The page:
By Ashley Zimmerman
By Dana Krangel
By John Hood
By Ashley Zimmerman
By David Von Bader
By Sayre Berman
By Steve Brennan
By Ashley Zimmerman
The comprehensive Website allmusic.com lists more than 50 Tangerine Dream albums emerging since its 1970 debut, Electronic Meditation. These German pioneers -- who were on the scene when New-Age and electronic music were first minted -- and their contemporaries, such as Kraftwerk, helped bridge the temporal expanse between early 20th-century Constructivist-Futurists and the electro-pop that took root in the 1980s.
Lesser-known electro-Teutonic bands like La Dusseldorf and Neu! are also getting another look-see with recent reissues. The first three Neu! albums (originally released in the early 1970s) all showcase the chugga-chugga guitar and motorik drumming that have been retained by Stereolab; needless to say, Neu! makes excellent driving music.
Neu!'s counterparts in Can, with a back catalog stretching all the way to 1969, are also indispensable for those seeking metronomic drumming, simplistically circular bass patterns, words indistinguishable from noises, exceptionally thin guitar, and melodies flowing Möbiuslike, with no definitive beginning or end.
Orbital is a naturally occurring extension of those pioneers, specializing in a smooth, ultramelodic sequencer-'n'-synth tapestry that Phil and Paul Hartnoll have been refining since they founded the group in 1989.
Like techno torchbearers, the brothers Hartnoll help advance the man-machine fusion and the eventual decay and chaos it brings, just like the original two-man electronic duo, Suicide. Conspiracy theorists may also want to draw connections between Orchestral Manoeuvres in the Dark and DAF (Deutsche Amerikanische Freundschaft), who started the two-guys-behind-a-bank-of-equipment trend at the end of the 1970s in England and Germany respectively. The Chemical Brothers and the Crystal Method work off this same template today.
Two self-titled albums introduced the world to Orbital in 1992 and 1993, the same time I bought an EP called Halcyon, named after a drug to which the Hartnolls' mum was addicted for years. That record's high point was "Chime," a blissfully simple but utterly majestic monument to melody. In 1994 came Snivilisation, an impenetrable concept album that still summoned us to the dance floor with the gate-crashing crush of "Forever."
Though some naysayers call it a misstep, 1996's In Sides with its extended centerpiece, "The Box," was a suboceanic documentary. (Although, with fake harpsichords and other questionable ventures into Vollenweiderisms, it was certainly a departure.) Orbital pulled its rig up alongside the prog-rock of the 1970s (which achieved notoriety when it built to an unlistenable pitch with the symphonic kitsch of Rick Wakeman), and "The Girl with the Sun in Her Head," an enchanting, trippy mood-lifter, is still a tad on the pretentious side.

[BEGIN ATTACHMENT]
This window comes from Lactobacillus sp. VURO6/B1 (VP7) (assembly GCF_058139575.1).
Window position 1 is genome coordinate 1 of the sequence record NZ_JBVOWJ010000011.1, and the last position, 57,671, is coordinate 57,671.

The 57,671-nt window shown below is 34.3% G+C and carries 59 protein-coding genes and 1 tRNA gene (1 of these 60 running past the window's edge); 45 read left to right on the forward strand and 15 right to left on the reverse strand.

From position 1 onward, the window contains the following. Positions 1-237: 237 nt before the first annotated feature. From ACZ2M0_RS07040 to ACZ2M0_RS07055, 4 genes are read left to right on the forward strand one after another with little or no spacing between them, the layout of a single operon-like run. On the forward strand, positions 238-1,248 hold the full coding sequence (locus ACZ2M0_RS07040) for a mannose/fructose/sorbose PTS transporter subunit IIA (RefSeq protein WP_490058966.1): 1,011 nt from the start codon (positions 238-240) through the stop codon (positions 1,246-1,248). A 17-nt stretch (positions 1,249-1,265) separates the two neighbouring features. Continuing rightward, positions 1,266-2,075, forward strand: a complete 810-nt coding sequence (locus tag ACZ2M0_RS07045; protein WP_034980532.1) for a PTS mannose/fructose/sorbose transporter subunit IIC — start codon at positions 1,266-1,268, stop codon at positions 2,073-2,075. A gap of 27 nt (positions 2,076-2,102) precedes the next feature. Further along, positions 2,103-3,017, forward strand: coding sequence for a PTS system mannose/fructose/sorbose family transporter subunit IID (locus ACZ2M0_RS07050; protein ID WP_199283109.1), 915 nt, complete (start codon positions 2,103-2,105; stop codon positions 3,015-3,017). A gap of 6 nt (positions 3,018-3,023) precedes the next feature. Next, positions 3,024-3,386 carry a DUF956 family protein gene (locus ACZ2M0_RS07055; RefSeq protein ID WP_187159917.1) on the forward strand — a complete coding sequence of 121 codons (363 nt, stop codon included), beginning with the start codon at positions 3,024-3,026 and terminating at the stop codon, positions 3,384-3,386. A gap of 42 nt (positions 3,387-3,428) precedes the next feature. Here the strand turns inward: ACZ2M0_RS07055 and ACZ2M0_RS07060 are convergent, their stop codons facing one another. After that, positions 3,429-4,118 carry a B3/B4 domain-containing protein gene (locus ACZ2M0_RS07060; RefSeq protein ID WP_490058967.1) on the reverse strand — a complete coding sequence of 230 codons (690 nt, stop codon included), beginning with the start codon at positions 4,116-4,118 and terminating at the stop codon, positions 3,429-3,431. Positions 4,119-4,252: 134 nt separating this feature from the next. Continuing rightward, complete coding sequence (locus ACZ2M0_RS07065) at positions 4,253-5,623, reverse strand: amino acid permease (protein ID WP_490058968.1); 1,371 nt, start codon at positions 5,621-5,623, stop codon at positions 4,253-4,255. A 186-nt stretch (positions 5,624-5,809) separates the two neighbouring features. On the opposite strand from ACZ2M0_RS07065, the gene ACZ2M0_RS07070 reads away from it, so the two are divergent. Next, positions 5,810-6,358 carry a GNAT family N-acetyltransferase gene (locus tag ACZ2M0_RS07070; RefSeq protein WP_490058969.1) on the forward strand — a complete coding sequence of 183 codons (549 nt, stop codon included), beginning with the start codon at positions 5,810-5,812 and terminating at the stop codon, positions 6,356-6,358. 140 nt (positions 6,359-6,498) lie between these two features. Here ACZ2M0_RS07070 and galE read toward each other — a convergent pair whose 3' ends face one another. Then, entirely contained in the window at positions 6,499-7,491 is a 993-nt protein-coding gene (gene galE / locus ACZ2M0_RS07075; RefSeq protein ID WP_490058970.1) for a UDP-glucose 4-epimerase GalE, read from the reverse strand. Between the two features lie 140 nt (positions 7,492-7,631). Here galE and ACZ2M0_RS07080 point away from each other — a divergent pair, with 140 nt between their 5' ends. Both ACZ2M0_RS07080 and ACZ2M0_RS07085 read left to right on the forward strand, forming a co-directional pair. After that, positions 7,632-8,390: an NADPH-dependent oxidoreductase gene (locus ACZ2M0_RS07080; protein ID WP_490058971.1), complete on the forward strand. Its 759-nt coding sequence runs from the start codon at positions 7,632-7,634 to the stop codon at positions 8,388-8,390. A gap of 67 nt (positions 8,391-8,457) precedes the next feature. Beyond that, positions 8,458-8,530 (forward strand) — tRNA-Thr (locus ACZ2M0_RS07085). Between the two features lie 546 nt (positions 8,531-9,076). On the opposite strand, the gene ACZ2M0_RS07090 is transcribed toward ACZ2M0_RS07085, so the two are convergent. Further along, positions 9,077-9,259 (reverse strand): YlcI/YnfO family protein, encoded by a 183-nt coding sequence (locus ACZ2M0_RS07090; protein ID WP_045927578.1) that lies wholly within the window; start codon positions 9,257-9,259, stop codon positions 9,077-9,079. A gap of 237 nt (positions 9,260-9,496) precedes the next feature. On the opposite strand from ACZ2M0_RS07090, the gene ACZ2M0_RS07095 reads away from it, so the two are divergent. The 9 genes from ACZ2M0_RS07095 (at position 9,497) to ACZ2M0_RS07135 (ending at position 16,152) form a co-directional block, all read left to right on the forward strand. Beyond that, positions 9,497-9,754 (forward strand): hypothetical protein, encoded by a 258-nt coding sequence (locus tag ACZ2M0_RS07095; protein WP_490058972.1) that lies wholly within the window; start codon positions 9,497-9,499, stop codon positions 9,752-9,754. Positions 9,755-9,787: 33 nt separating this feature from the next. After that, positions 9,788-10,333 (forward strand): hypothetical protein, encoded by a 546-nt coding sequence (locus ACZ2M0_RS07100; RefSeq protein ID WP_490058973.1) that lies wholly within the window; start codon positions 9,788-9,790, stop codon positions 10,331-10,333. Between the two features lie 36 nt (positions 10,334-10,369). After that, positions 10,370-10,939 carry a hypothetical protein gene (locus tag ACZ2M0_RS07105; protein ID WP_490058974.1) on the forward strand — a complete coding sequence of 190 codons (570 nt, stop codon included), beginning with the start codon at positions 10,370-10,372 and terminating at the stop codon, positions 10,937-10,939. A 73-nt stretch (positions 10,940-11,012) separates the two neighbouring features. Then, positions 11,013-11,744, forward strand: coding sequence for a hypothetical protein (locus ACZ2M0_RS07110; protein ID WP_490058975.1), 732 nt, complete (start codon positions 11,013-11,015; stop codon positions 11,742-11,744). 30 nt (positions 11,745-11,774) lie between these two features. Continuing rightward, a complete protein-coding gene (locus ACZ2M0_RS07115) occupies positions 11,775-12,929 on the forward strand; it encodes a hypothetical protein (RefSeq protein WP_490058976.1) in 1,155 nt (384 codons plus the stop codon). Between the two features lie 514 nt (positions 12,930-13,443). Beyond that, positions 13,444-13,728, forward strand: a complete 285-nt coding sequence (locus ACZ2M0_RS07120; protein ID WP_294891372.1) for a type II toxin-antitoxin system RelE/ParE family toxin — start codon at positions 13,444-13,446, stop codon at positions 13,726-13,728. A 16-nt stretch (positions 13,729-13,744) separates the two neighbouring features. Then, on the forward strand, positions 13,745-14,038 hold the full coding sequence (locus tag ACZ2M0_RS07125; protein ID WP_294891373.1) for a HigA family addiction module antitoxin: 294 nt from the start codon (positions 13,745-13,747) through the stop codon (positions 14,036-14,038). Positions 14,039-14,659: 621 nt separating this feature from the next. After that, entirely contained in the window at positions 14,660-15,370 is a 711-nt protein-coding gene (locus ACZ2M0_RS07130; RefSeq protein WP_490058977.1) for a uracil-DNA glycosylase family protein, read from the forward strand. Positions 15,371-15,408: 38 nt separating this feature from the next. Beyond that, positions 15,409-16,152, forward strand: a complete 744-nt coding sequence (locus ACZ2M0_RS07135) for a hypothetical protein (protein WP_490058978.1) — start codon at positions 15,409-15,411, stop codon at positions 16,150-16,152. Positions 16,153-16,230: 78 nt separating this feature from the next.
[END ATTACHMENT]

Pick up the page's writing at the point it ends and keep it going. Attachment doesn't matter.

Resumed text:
In 1999 Middle of Nowhere offered the same lush chords and resounding bass chasms along with cataclysmic, War of the Worlds cadences (thanks to the sampling of heavy-metal tracks). The new twin-disc Orbital album, The Altogether, is also full of raw moments. ("Tootled" is a simultaneous tribute to and steal from Tool, and "Oi!" samples dead punk legend Ian Dury.) Most memorable is "Doctor?" -- an overhaul of the Dr. Who theme. As British nouveau-folkie David Gray is Phil's brother-in-law, he was regrettably allowed to sing on the track "Illuminate," with predictably horrid results.
Disc Two has its share of novelty (bagpipes?) but becomes invasively enjoyable with the unforgettably jamming "Old Style," which thank goodness has nothing in common with the hideous beer on which I grew up (you know, the stuff G. Heilemann brewed up there in the Land of Sky Blue Waters).
Like anyone with a modicum of sense, I try to stay far away from the club scene of Miami Beach, but an Orbital show is too much to resist. Billboard Live!, the new beachfront venue that's hosting the concert, will stand proud among its South Beach peers, with obligatory dual dance floors, higher-than-thou fidelity sound, a trillion monitors and laser lights, a sweet outdoor terrace, and the space to pack a thousand bobbing heads.
Oh. It's worth noting that Orbital's music relies on a compositional sleight of hand called anapest, an unnatural halt in the meter at the end of each measure. Several behavioral kinesiologists have linked anapest to ADD and hyperactivity in children. Who knows what it does to us grownups? Bach and other classicists regularly used anapest as a way of making religious hymns that much more stirring. Whatever Orbital has been secretly afflicting my synapses with, it's working.